Experience: Lunar Module pilot on Apollo 12 and commander of Skylab 3.

Place in history: Bean was the fourth person to walk on the moon.

Fast fact: When Bean left NASA, he became an artist. He has used moon dust and pieces of the Apollo spacecraft in his paintings.

Lunar wisdom: “It was hard for me to believe. I would look down and say, ‘This is the moon, this is the moon,’ and I would look up and say, ‘That’s the Earth, that’s the Earth,’ in my head. So, it was science fiction to us even as we were doing it.”

Richard F. Gordon, Jr.
b. October 5, 1929 – d. November 6, 2017

Experience: Pilot on Gemini 11 and Command Module pilot on Apollo 12.

Place in history: Gordon, with Pete Conrad, on Gemini 11, set the record for highest apogee Gemini flight.

Fast fact: Gordon was in line to be the spacecraft commander on Apollo 18 and walk on the moon, but the mission was canceled due to budget constraints.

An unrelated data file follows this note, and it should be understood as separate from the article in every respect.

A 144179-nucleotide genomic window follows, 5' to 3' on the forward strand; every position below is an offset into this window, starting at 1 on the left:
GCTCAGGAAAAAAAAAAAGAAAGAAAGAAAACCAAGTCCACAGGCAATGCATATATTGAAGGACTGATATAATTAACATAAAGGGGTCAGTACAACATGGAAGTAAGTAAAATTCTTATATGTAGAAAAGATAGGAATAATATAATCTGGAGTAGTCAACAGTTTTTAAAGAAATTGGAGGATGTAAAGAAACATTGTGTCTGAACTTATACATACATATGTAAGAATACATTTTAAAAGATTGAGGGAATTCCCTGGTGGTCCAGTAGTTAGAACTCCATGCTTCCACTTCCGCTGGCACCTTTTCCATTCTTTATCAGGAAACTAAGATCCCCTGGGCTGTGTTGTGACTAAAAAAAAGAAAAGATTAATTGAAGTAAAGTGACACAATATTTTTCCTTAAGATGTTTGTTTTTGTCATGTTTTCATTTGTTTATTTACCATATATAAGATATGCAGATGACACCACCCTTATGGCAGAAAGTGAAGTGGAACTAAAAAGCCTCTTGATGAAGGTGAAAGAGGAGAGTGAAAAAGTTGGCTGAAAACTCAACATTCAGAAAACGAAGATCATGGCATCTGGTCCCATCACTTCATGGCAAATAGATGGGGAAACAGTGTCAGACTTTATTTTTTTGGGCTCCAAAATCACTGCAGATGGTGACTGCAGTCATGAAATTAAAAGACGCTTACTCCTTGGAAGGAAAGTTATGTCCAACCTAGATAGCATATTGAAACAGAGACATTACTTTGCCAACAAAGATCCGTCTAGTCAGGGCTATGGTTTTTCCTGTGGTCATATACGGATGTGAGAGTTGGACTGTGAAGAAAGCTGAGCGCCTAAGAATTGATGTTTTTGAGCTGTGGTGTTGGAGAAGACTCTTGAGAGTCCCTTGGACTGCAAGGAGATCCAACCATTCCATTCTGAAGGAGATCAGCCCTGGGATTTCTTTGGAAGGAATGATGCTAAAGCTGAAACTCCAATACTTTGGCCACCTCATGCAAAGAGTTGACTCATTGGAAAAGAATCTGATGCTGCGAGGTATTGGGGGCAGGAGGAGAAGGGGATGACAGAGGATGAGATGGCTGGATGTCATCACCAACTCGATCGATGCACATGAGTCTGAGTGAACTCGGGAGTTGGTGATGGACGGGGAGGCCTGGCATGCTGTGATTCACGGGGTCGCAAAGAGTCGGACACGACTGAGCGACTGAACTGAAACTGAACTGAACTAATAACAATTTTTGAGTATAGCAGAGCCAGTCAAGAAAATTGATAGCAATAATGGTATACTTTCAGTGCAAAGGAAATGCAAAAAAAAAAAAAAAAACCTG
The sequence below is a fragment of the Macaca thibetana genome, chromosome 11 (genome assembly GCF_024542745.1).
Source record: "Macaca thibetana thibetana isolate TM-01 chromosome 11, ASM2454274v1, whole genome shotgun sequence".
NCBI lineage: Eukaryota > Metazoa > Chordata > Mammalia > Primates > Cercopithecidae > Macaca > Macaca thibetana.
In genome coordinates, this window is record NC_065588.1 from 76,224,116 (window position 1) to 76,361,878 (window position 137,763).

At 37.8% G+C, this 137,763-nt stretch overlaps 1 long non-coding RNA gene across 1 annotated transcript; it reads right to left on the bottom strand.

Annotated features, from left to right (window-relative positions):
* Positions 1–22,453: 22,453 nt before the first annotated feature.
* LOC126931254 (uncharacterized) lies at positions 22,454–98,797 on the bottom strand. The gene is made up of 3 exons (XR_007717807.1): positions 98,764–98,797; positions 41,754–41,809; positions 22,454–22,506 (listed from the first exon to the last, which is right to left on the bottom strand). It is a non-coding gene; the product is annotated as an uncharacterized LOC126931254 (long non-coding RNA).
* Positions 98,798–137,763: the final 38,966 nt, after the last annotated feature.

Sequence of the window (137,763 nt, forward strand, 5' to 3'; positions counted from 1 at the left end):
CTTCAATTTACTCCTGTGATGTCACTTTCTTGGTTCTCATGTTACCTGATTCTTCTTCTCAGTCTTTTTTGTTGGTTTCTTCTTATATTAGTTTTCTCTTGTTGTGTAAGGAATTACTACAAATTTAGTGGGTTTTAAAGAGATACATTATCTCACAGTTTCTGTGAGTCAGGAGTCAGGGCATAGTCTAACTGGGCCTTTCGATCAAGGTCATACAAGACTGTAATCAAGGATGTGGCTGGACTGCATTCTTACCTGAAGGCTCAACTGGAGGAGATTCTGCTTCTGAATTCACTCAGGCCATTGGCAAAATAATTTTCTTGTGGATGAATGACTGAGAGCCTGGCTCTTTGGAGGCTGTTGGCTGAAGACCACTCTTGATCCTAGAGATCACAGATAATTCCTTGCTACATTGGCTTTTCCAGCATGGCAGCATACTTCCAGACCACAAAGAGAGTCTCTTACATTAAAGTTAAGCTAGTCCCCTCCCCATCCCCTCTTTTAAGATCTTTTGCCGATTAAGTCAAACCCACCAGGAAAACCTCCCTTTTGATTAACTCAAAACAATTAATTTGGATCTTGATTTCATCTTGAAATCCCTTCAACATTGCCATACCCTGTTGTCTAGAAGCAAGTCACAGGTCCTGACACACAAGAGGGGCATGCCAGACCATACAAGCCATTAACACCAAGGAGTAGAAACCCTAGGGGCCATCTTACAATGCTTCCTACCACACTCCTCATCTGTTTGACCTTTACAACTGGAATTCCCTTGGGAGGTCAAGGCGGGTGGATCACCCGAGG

Lunar wisdom: “We’ve often been asked, ‘What did we discover when we went to the moon?’ We discovered the Earth.... Its apparent fragility. Its uniqueness in the solar system, maybe the universe.”

Apollo 13

April 11–17, 1970

Apollo 13
The crew of the ill-fated Apollo 13 mission—from left, Fred Haise, Jack Swigert, and Jim Lovell—aboard the USS Iwo Jima following splashdown and recovery operations in the South Pacific. (NASA)

James A. Lovell, Jr.
b. March 25, 1928

Experience: Pilot on Gemini 7, command pilot on Gemini 12, Command Module pilot on Apollo 8, and spacecraft commander on Apollo 13.

John L. Swigert , Jr.
b. August 30, 1931 – d. December 27, 1982

Experience: Command Module pilot on Apollo 13.

Place in history: Along with Jim Lovell and Fred Haise, Swigert was a member of the first astronaut crew to participate in a deep-space rescue mission.

Fast fact: Swigert was the crew member who made the iconic announcement, “Houston, we’ve had a problem here.”